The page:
unproportionate number of bankruptcies.
Outside of those personal identifiers other factors played a role in your
likelihood of filing for bankruptcy. For example, household instability,
divorce, large medical bills, job loss or underemployment, high student loan
payments, and high rent/mortgage payments predispose you to difficult financial
conditions that can lead to bankruptcy.
What would a bankruptcy mean to you?
Years on credit report
As mentioned before bankruptcy is sticky in the fact that it is a long term
addition to your credit record. Your credit report can show your bankruptcy
filing for up to 10 years, but many credit reporting agencies will remove it
after 7. In fact, if you look at your credit reports, you will often see there
is a removal date listed below the record of debt. During the time a bankruptcy
resides on your credit report you will be subject to more intense credit
discrimination, less favorable credit terms, and higher interest rates.
Not getting a job
In February 2011 a federal appeals court ruled that it is ok for an employer to
discriminate against a job seeker who has filed for bankruptcy. Note that it is
illegal to fire someone who is already employed and has filed bankruptcy. The
court noted that while there is a law stating the government may not
discriminate against applicants who have filed for bankruptcy, the law doesn't
not put the same requirements on private employers. Why would an employer care?
Whether their logic is right or wrong, some employers believe your bankruptcy is
an indicator of your personal responsibility.
In addition to the costs you will occur in the future because of a bankruptcy,
you must pay a $300.00 filing fee. Also, most attorneys will charge between
$1,000.00 to $2,000.00 to work on your behalf during the filing.
What is not covered in a bankruptcy?
Many people see bankruptcy as a fresh start, but they may not realize that
bankruptcy protection does not eliminate all types of debts. The following is
not an all-inclusive list, but rather an example, of some debts not discharged
through Chapter 7 bankruptcy. Consult a bankruptcy attorney for specifics
relevant to your own individual situation.
-Back taxes up to 3 years old
-Alimony owed or child support
-Money owed for property of money obtained under false pretenses
-Judgments against you as a result of you driving while intoxicated
-Claims from a previous bankruptcy where you were denied a discharge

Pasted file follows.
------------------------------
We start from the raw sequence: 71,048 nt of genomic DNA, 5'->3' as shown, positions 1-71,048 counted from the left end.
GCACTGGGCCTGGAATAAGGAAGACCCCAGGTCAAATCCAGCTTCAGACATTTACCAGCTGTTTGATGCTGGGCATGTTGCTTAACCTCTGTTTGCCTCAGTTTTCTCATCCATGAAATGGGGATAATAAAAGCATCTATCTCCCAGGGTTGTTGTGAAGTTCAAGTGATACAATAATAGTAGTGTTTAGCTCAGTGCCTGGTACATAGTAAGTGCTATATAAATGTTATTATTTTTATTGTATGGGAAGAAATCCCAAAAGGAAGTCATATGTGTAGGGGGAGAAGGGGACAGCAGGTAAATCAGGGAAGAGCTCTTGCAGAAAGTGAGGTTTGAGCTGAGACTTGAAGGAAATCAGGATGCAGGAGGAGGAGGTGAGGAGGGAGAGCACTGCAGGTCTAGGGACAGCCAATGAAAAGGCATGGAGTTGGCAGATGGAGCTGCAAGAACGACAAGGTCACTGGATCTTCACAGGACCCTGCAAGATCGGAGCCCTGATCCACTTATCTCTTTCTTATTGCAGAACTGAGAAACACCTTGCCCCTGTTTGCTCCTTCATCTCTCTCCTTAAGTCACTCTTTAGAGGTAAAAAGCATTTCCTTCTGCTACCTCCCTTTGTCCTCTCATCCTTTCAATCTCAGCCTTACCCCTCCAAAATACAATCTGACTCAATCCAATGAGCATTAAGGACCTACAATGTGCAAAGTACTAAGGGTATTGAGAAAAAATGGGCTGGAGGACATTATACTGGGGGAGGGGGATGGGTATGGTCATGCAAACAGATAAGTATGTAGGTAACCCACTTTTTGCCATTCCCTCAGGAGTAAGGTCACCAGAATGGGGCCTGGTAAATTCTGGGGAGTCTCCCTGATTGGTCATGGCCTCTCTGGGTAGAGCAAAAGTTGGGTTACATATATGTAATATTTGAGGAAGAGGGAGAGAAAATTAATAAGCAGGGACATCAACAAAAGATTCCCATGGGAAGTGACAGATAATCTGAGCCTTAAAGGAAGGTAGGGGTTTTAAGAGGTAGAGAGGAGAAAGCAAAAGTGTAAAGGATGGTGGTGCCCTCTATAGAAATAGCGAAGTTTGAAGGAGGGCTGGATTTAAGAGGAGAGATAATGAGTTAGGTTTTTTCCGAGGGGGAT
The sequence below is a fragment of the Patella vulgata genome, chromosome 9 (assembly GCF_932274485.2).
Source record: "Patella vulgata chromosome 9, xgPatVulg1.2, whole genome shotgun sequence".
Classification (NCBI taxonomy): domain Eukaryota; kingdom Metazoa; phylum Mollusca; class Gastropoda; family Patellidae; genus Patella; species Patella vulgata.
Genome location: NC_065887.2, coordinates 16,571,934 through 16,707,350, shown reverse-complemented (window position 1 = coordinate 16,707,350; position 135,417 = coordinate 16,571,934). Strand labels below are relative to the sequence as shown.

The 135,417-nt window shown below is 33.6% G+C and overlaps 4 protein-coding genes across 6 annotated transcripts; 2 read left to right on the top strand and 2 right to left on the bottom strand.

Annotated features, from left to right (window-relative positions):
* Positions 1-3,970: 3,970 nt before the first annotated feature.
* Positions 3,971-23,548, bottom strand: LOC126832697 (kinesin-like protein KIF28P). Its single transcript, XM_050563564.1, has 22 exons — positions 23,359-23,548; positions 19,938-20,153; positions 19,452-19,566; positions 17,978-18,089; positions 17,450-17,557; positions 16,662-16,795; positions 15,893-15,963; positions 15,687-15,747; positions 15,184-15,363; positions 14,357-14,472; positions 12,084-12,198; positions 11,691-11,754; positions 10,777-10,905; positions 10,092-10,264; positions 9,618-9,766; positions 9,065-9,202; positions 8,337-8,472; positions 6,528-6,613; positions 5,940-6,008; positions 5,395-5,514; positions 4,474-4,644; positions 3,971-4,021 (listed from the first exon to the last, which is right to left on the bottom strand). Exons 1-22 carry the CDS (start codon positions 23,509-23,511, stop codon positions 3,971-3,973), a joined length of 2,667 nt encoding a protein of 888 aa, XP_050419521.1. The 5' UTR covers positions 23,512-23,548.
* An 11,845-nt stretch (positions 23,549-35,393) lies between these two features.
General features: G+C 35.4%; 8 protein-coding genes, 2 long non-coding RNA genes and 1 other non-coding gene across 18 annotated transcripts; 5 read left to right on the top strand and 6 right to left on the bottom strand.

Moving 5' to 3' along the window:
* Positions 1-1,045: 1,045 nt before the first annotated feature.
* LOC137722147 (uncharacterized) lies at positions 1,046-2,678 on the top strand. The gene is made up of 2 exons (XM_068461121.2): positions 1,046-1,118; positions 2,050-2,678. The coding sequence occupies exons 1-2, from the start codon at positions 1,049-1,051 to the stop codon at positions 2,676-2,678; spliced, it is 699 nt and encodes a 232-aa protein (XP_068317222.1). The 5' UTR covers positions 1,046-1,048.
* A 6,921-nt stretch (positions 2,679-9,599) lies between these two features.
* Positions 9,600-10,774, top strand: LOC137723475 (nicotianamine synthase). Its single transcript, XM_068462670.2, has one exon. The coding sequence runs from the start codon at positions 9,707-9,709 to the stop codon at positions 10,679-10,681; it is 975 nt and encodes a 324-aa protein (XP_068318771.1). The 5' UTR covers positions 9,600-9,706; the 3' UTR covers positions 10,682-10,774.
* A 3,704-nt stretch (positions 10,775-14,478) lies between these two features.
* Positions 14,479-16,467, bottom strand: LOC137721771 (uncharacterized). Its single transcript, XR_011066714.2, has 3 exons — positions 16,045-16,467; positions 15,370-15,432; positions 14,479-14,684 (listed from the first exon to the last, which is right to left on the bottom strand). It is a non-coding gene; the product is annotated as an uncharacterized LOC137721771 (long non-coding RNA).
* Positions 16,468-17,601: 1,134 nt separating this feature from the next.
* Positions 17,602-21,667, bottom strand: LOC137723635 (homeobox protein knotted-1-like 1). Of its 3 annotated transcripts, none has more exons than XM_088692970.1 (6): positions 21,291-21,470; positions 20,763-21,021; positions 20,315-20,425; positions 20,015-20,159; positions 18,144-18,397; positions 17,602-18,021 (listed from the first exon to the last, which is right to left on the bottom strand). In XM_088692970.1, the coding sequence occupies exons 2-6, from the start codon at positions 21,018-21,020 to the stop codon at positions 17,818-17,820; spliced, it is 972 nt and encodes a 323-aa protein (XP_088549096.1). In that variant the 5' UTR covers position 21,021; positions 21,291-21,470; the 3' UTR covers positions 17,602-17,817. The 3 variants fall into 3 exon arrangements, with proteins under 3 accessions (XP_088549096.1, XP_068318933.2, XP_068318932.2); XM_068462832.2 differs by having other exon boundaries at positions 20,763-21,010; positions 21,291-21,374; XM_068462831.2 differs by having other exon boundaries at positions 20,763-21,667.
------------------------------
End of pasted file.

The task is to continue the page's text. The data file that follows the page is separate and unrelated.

-Consumer debts of more than $500.00 for luxury goods and services owed to a
single creditor within 40 days of being granted relief
-Cash advances up to $1,000.00 as extensions of open-end consumer credit
obtained by the debtor within 20 days of the relief
Suggestions on avoiding bankruptcy.
Unmanageable debt is like being overweight. You don’t wake up one morning to
discover you gained 20 pounds overnight. There are plenty of signs along the way
that trouble is coming. You may be late paying bills, your hours and pay were
cut at work, or you had an expensive hospital visit without insurance. There are
many warning signs that should warn you corrective action is needed right away.
Adjusting your lifestyle according to your circumstances is one way to work
through financially tough times. Cutting expenses, working overtime, or getting
a second job would be less stressful and damaging than going through a
bankruptcy. Don’t avoid making tough decisions. The longer you delay in dealing
with a financial challenge the more you put yourself at risk of far enough
behind that you can’t get ahead.
Perhaps the best advice is to get help long before you are forced to. Having
someone you trust take a look at your financial situation may lead to more ideas
on how to handle it. Ideally, you would have a professional look over your
situation and make recommendations that are better alternatives to bankruptcy.
After all, spending a year or two reorganizing your efforts will keep you in a
much stronger financial position then carrying the long term financial drain of